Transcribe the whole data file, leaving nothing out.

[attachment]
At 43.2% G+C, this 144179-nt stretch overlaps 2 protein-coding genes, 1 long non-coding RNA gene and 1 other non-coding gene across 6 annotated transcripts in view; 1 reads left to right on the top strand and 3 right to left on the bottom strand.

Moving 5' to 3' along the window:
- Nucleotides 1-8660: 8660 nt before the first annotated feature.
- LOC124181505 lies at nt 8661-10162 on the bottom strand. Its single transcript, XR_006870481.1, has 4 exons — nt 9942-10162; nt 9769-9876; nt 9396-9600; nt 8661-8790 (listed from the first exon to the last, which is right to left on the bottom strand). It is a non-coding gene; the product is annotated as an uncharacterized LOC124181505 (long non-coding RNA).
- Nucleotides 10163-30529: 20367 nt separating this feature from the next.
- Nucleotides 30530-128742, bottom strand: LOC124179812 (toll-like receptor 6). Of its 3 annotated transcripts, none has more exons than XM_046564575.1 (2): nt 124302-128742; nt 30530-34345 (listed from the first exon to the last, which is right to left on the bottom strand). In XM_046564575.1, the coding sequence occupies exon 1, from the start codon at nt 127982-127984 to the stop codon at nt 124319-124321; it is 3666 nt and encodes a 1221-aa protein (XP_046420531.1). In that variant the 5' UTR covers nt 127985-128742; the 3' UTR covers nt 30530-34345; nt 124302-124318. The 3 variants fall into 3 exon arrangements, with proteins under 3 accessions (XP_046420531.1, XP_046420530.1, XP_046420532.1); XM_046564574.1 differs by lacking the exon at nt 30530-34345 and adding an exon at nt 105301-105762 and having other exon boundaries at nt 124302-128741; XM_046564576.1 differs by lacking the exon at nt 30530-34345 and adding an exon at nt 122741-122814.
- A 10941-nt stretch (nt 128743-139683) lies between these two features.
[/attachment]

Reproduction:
At 43.2% G+C, this 144179-nt stretch overlaps 2 protein-coding genes, 1 long non-coding RNA gene and 1 other non-coding gene across 6 annotated transcripts in view; 1 reads left to right on the top strand and 3 right to left on the bottom strand.

Moving 5' to 3' along the window:
- Nucleotides 1-8660: 8660 nt before the first annotated feature.
- LOC124181505 lies at nt 8661-10162 on the bottom strand. Its single transcript, XR_006870481.1, has 4 exons — nt 9942-10162; nt 9769-9876; nt 9396-9600; nt 8661-8790 (listed from the first exon to the last, which is right to left on the bottom strand). It is a non-coding gene; the product is annotated as an uncharacterized LOC124181505 (long non-coding RNA).
- Nucleotides 10163-30529: 20367 nt separating this feature from the next.
- Nucleotides 30530-128742, bottom strand: LOC124179812 (toll-like receptor 6). Of its 3 annotated transcripts, none has more exons than XM_046564575.1 (2): nt 124302-128742; nt 30530-34345 (listed from the first exon to the last, which is right to left on the bottom strand). In XM_046564575.1, the coding sequence occupies exon 1, from the start codon at nt 127982-127984 to the stop codon at nt 124319-124321; it is 3666 nt and encodes a 1221-aa protein (XP_046420531.1). In that variant the 5' UTR covers nt 127985-128742; the 3' UTR covers nt 30530-34345; nt 124302-124318. The 3 variants fall into 3 exon arrangements, with proteins under 3 accessions (XP_046420531.1, XP_046420530.1, XP_046420532.1); XM_046564574.1 differs by lacking the exon at nt 30530-34345 and adding an exon at nt 105301-105762 and having other exon boundaries at nt 124302-128741; XM_046564576.1 differs by lacking the exon at nt 30530-34345 and adding an exon at nt 122741-122814.
- A 10941-nt stretch (nt 128743-139683) lies between these two features.